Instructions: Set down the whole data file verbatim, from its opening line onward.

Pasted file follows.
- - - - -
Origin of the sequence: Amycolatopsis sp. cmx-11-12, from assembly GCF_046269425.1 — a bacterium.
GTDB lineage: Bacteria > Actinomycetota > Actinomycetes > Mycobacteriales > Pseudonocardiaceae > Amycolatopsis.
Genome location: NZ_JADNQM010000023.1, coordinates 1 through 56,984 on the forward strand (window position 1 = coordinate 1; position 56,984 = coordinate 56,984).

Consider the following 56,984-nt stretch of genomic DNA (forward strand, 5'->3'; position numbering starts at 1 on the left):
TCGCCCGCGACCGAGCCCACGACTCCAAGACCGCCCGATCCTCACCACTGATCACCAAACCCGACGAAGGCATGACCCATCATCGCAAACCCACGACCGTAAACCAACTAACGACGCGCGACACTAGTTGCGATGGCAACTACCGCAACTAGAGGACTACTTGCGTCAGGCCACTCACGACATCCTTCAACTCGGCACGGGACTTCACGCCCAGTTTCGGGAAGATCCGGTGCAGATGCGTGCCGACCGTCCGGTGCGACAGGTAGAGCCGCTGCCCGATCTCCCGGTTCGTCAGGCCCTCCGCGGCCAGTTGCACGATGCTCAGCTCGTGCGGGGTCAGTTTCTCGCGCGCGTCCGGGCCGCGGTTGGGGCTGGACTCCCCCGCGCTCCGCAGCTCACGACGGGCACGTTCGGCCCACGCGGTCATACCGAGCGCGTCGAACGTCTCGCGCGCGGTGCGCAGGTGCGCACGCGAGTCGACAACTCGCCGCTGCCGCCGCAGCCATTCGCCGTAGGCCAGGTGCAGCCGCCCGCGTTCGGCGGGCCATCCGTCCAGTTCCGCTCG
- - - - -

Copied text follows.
Origin of the sequence: Amycolatopsis sp. cmx-11-12, from assembly GCF_046269425.1 — a bacterium.
GTDB lineage: Bacteria > Actinomycetota > Actinomycetes > Mycobacteriales > Pseudonocardiaceae > Amycolatopsis.
Genome location: NZ_JADNQM010000023.1, coordinates 1 through 56,984 on the forward strand (window position 1 = coordinate 1; position 56,984 = coordinate 56,984).

Consider the following 56,984-nt stretch of genomic DNA (forward strand, 5'->3'; position numbering starts at 1 on the left):
TCGCCCGCGACCGAGCCCACGACTCCAAGACCGCCCGATCCTCACCACTGATCACCAAACCCGACGAAGGCATGACCCATCATCGCAAACCCACGACCGTAAACCAACTAACGACGCGCGACACTAGTTGCGATGGCAACTACCGCAACTAGAGGACTACTTGCGTCAGGCCACTCACGACATCCTTCAACTCGGCACGGGACTTCACGCCCAGTTTCGGGAAGATCCGGTGCAGATGCGTGCCGACCGTCCGGTGCGACAGGTAGAGCCGCTGCCCGATCTCCCGGTTCGTCAGGCCCTCCGCGGCCAGTTGCACGATGCTCAGCTCGTGCGGGGTCAGTTTCTCGCGCGCGTCCGGGCCGCGGTTGGGGCTGGACTCCCCCGCGCTCCGCAGCTCACGACGGGCACGTTCGGCCCACGCGGTCATACCGAGCGCGTCGAACGTCTCGCGCGCGGTGCGCAGGTGCGCACGCGAGTCGACAACTCGCCGCTGCCGCCGCAGCCATTCGCCGTAGGCCAGGTGCAGCCGCCCGCGTTCGGCGGGCCATCCGTCCAGTTCCGCTCG